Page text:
I’ve always hated debt. When I started college, I took out student loans only because I naively believed that I had no other option. I thought I’d be flipping burgers for the rest of my life if I didn’t use debt to finance my degree. But, while I racked up $75,000 of student loan debt during college and graduate school, I avoided all other forms of debt. I drove an old car and never had a car loan. I didn’t use a single credit card.
As I started chipping away at my student loan debt and thought about buying a home after my loans were paid off, I knew I had to do something to raise my credit score. I want to get the best mortgage rate possible when I purchase a home, so my credit score needs to be excellent. My credit score used to be great (thanks to my student loans), but the more loans I pay off, the more my score decreases.
Read More: How to Use Credit Cards Wisely
Still, I stubbornly resisted when anyone suggested that I get a credit card to raise my credit score. Massive debt takes an emotional toll on a person, and the idea of taking on another form of debt filled me with anxiety. But, objectively, I knew getting a credit card was a smart move financially.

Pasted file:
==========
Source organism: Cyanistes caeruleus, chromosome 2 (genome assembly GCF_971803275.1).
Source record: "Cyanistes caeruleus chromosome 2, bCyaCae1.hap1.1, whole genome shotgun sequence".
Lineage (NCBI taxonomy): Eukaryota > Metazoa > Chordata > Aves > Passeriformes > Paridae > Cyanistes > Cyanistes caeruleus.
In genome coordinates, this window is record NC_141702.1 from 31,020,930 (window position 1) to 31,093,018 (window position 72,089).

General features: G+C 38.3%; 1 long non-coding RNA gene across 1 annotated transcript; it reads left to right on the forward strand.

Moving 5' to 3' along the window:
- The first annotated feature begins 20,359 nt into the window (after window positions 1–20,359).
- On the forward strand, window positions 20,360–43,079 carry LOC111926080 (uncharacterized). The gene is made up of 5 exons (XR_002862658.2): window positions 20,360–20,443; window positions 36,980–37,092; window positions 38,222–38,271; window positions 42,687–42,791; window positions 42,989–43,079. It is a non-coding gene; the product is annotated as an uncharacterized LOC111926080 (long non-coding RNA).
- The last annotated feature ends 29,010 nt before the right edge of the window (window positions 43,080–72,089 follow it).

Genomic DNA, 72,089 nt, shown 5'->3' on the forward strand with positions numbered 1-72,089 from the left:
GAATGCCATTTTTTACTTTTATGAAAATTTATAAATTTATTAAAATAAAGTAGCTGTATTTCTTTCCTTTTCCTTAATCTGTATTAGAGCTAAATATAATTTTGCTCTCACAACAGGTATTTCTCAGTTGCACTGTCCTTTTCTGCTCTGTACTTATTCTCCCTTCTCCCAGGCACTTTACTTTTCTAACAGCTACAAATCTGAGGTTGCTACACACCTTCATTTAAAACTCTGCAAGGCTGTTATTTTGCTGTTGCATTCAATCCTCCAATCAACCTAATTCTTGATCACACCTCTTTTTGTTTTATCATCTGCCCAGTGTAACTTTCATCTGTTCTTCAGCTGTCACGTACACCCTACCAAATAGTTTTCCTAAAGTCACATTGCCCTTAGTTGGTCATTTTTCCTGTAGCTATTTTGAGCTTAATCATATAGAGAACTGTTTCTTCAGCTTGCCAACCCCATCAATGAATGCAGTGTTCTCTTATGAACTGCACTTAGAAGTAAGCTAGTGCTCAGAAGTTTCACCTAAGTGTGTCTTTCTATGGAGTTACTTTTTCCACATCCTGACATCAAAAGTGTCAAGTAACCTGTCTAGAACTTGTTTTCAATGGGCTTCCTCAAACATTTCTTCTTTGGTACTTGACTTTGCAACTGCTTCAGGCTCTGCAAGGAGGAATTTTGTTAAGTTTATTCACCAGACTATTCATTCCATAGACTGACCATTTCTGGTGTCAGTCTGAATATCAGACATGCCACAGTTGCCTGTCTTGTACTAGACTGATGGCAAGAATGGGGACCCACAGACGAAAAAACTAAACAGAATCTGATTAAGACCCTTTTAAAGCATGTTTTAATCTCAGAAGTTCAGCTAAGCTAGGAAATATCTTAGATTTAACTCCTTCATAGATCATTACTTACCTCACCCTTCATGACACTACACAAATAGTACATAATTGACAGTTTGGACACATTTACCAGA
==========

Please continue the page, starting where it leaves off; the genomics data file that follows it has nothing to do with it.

I’m naturally a frugal person, so I had no reason to be concerned that I’d be tempted to overspend. I’m also hyper-organized, and there’s no rational reason why I should worry that I’d miss a payment. I went through every worst-case scenario in my mind and ran through 100 “what ifs.” My reasoning was purely emotional and had no basis in fact.
After years of hesitation, I finally bit the bullet and applied for my first credit card. I was approved for a card with a $150 sign-up bonus, consistent cash-back rewards and no annual fee. I immediately set up automatic withdrawals from my checking account so I could ensure that my balance would be paid off in full (and on time) every month. The entire process was surprisingly simple and hassle-free.
Check Out: Best Credit Cards for Fair Credit
Several months later, everything continues to run smoothly with my credit card. I’ve earned some cash back, I’ve raised my credit score significantly and I haven’t paid a dollar in interest. I’m not tempted to overspend and I only charge a small amount (usually gas) to my card each month.
I’ve learned a few key lessons from this experience. First of all, credit cards are not inherently evil — it’s how you use them that matters. For a spender, it might be hard to resist the temptation to overspend. On the other hand, someone who’s naturally frugal can use credit cards responsibly to build credit.
More on Credit: 30 Things You Need to Know to Build Credit
I’ve also learned that I need to worry less and make decisions that are based on facts instead of emotions. It’s easy to stick with what’s familiar, but sometimes I need to break out of my comfort zone and do things that make me uncomfortable. It pays off — literally!
More From Our Smart Money Squad
- Confession: Micromanaging My Finances Makes Me Feel in Control
- I Paid Off My Mortgage With a Credit Card — Here’s How
- Why My Wife Wouldn’t Marry Me Until My Student Loans Were Paid Off
- Watch: Money Matters: Cash vs. Credit
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